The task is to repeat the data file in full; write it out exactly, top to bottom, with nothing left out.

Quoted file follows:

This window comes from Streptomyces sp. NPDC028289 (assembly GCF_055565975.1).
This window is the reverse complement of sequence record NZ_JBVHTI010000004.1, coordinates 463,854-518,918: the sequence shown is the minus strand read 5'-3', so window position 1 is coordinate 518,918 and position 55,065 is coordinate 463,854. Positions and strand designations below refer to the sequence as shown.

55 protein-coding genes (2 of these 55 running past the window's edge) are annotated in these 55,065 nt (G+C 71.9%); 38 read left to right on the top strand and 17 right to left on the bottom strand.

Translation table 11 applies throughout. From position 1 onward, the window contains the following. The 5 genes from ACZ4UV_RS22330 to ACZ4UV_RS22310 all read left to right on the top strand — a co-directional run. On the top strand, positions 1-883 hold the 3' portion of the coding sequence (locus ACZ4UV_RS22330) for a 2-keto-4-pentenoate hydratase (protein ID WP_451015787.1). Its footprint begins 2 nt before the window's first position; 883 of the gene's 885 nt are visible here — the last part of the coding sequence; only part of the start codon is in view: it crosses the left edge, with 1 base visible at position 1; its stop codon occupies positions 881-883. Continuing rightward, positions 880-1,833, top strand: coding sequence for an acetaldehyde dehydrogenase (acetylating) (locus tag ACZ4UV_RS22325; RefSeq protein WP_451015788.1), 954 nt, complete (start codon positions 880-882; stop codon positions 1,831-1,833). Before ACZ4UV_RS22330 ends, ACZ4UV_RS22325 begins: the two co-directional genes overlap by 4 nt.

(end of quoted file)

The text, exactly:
This window comes from Streptomyces sp. NPDC028289 (assembly GCF_055565975.1).
This window is the reverse complement of sequence record NZ_JBVHTI010000004.1, coordinates 463,854-518,918: the sequence shown is the minus strand read 5'-3', so window position 1 is coordinate 518,918 and position 55,065 is coordinate 463,854. Positions and strand designations below refer to the sequence as shown.

55 protein-coding genes (2 of these 55 running past the window's edge) are annotated in these 55,065 nt (G+C 71.9%); 38 read left to right on the top strand and 17 right to left on the bottom strand.

Translation table 11 applies throughout. From position 1 onward, the window contains the following. The 5 genes from ACZ4UV_RS22330 to ACZ4UV_RS22310 all read left to right on the top strand — a co-directional run. On the top strand, positions 1-883 hold the 3' portion of the coding sequence (locus ACZ4UV_RS22330) for a 2-keto-4-pentenoate hydratase (protein ID WP_451015787.1). Its footprint begins 2 nt before the window's first position; 883 of the gene's 885 nt are visible here — the last part of the coding sequence; only part of the start codon is in view: it crosses the left edge, with 1 base visible at position 1; its stop codon occupies positions 881-883. Continuing rightward, positions 880-1,833, top strand: coding sequence for an acetaldehyde dehydrogenase (acetylating) (locus tag ACZ4UV_RS22325; RefSeq protein WP_451015788.1), 954 nt, complete (start codon positions 880-882; stop codon positions 1,831-1,833). Before ACZ4UV_RS22330 ends, ACZ4UV_RS22325 begins: the two co-directional genes overlap by 4 nt.